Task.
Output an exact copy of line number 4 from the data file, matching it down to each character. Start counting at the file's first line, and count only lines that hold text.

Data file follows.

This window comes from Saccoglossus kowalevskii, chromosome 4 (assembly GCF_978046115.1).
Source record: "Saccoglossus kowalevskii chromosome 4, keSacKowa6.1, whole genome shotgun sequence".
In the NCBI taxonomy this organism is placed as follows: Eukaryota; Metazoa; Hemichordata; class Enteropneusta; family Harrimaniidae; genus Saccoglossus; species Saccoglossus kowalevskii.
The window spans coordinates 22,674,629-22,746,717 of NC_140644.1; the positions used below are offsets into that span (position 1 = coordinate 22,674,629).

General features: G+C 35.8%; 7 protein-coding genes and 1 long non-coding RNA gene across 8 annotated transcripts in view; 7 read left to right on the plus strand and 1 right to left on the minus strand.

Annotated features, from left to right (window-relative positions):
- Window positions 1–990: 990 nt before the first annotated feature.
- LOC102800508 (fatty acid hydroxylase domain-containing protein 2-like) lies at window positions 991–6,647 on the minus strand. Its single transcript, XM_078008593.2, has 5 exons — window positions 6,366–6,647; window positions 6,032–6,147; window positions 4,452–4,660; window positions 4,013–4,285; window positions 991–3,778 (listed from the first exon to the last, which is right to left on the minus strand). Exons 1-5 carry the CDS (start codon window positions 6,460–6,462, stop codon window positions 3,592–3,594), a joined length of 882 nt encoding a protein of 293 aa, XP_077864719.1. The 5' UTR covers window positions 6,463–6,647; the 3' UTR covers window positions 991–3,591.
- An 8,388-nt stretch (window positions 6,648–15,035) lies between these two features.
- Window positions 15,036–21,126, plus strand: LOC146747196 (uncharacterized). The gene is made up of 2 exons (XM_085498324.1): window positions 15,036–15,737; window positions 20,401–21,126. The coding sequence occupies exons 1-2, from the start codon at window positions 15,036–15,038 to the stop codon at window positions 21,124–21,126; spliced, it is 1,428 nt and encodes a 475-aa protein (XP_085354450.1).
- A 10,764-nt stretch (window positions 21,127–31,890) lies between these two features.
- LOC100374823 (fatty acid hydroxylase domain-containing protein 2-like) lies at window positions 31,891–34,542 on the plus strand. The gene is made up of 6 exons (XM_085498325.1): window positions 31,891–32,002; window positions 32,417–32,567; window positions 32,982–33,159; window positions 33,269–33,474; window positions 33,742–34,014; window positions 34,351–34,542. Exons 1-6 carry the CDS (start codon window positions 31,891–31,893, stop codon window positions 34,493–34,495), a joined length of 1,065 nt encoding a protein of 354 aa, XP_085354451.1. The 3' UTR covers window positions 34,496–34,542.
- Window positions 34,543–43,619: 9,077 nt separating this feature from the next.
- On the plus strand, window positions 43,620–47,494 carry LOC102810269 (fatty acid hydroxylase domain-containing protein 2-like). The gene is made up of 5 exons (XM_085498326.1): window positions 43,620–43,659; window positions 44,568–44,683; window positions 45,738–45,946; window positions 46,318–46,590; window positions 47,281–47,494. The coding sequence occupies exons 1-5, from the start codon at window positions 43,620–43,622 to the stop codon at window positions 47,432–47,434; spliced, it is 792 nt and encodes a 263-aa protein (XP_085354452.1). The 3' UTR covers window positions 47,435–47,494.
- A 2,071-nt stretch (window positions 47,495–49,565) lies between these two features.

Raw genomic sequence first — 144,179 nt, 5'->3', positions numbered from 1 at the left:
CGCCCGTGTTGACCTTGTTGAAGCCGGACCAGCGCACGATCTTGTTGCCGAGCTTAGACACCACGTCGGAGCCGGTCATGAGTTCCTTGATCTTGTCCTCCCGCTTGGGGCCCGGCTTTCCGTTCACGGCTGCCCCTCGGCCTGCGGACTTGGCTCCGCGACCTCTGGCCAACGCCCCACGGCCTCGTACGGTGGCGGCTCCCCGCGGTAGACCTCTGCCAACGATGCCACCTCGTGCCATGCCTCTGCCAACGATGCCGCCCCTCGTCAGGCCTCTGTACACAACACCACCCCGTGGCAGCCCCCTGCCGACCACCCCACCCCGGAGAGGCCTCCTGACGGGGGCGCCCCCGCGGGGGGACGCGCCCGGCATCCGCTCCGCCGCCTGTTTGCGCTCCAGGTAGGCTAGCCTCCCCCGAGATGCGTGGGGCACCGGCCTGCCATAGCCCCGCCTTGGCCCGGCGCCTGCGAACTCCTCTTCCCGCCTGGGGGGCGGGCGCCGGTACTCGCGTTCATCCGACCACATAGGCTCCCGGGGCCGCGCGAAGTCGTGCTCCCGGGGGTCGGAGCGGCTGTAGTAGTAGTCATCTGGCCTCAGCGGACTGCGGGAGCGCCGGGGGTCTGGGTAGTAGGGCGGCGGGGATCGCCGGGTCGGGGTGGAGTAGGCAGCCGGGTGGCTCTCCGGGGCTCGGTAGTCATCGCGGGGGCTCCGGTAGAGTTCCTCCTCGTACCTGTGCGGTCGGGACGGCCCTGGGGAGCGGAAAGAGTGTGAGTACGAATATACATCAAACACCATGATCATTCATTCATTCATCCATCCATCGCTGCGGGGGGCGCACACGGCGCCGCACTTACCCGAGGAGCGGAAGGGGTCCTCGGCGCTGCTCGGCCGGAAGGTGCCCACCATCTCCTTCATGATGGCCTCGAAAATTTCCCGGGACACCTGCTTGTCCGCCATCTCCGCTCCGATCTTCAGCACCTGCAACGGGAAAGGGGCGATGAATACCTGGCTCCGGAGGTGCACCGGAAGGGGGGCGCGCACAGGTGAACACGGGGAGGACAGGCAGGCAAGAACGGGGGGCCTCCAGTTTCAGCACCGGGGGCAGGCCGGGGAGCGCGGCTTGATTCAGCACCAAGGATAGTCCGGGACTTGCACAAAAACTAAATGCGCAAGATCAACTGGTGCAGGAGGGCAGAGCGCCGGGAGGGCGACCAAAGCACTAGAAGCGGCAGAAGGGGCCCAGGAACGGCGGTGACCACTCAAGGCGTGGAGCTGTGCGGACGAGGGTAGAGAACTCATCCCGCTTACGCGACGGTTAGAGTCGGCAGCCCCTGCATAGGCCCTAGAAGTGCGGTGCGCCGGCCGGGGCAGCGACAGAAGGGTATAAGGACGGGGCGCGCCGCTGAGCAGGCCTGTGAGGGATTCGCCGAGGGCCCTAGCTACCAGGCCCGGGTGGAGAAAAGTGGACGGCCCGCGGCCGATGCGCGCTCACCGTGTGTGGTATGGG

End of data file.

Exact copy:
The window spans coordinates 22,674,629-22,746,717 of NC_140644.1; the positions used below are offsets into that span (position 1 = coordinate 22,674,629).